Apple to unveil ‘AirPlay Direct’ in September; no Wi-Fi network necessary, say sources

“Sources familiar with the iPhone-maker’s plans said that Apple wants to improve the AirPlay wireless music streaming technology, which currently requires Airplay speakers and a WiFi network,” Matt Warman reports for The Telegraph.

“The new version will require just speakers or a hifi and an iDevice; the iPhone, iPod or iPad would form its own network to allow a direct connection and music playback,” Warman reports. “The move is expected to be announced at the launch of the new iPhone, which is widely rumoured to take place on September 12.”

Warman reports, “Sources said that Apple has not signed off any specific products yet and that the ‘Airplay Direct’ is a working title rather than a definite name. Apple is also expected to combine a change in size for the iPod connector, used widely on docks, with a new push for Airplay streaming. This means docks will no longer require the iPod to be physically connected… for music playback.”

Read more in the full article here.

[Thanks to MacDailyNews Readers “Fred Mertz” and “Dan K.” for the heads up.]


  1. Nothing too earth shattering here. Bose have done this via a proprietary Bose to Bose WI-FI channel for a few years now and RIM via the Blackberry Music Gateway does it via Bluetooth for any Bluetooth devices including Macs and iPhones and iPads. This said, nice feature nonetheless. 🙂

    1. Actually, it is different and unique, if the iPhone is actually forming “its own network to allow a direct connection and music playback.” That is different from using a simple radio signal (including Bluetooth) to transmit the audio.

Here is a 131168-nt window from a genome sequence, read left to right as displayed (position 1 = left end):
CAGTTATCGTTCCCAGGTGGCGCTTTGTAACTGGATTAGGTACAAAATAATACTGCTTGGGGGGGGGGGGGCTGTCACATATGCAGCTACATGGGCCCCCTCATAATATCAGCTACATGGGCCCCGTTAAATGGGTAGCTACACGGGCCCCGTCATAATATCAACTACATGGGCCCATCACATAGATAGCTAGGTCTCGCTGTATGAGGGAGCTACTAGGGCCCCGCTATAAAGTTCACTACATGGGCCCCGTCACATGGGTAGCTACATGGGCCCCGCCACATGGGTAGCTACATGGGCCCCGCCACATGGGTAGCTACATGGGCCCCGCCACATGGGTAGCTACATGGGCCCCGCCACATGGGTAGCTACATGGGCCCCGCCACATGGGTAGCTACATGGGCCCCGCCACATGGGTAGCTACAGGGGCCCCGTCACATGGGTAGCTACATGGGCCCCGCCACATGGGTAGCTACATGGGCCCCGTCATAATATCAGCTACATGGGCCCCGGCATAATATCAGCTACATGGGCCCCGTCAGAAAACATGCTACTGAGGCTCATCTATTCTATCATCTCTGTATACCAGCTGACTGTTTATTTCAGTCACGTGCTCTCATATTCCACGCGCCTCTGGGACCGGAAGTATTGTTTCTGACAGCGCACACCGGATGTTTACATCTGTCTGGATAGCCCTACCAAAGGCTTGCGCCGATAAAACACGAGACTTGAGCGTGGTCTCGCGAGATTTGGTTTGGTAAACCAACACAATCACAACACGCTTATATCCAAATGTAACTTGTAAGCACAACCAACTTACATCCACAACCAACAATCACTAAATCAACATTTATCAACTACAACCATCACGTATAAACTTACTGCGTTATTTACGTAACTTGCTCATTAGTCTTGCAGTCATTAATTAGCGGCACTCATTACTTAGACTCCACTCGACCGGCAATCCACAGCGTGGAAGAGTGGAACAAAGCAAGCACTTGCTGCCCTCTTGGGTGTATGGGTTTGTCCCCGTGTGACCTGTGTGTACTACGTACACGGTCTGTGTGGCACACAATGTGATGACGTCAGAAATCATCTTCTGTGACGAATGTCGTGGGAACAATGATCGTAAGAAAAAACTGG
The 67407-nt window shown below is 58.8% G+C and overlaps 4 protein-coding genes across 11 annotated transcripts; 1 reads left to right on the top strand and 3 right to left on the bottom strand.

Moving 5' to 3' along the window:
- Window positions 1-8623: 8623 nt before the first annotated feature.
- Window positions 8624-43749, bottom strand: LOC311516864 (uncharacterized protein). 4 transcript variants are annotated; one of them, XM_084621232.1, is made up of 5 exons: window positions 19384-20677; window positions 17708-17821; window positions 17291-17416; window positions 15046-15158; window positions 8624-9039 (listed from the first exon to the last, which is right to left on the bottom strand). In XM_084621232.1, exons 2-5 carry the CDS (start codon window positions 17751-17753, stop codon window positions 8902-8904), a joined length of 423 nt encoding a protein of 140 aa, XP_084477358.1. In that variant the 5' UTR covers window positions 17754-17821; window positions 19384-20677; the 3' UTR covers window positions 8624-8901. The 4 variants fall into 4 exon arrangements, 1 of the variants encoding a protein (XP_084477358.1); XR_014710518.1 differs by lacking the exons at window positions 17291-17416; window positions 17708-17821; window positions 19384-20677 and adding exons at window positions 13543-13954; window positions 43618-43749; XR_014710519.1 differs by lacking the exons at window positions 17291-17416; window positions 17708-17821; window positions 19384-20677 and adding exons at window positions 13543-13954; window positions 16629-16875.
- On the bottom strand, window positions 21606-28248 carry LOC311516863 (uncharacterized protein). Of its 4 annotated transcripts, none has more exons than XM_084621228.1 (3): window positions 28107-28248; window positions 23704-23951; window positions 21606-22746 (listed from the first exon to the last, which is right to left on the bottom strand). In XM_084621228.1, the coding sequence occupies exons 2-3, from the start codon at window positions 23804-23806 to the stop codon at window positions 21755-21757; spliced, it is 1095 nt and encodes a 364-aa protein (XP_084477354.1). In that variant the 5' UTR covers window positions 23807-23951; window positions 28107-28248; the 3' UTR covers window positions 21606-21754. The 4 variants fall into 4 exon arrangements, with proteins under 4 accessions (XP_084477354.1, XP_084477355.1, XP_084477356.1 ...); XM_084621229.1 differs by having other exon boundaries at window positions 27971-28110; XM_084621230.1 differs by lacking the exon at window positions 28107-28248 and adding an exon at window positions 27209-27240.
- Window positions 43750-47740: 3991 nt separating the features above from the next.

If it’s a “WiFi” connection, that means iPhone can establish TWO separate WiFi connections at the same time. One for its (primary) Internet/network connection, so that I can stream from the music source. And the second connection, to do “AirPlay direct” streaming, concurrently. That’s more than a Mac can do, without adding something like a USB wireless adapter for the second WiFi connection.

      I always thoughout the customer’s wireless network was the “weak link” when it came to using AirPlay with an Apple TV. The iPhone and Apple TV may work great, but the customer’s wireless network that connects them may be old and slow. Not everyone has an 802.11n AirPort Extreme Base Station. So, I can see this evolving into a direct WiFi connection between iOS device and Apple TV for audio AND video streaming, over a second WiFi connection, as both the Apple TV and iOS device maintain and concurrently use their primary network connection to the Internet.

        1. AND the fact that until it is wifi connected, the appletv can only be controlled with the ir remotes up/down/left/right keys… ‘Typed’ in any wifi passwords this way lately?

        1. Actually, I think that is the “magic” (“it just works” illusion) of Apple. If there is a WiFi network in place, AirDrop uses that same network, although it may seem like a separate connection. So it’s going over the ONE WiFi connection, just like you can do standard File Sharing to more than one Mac at the same time.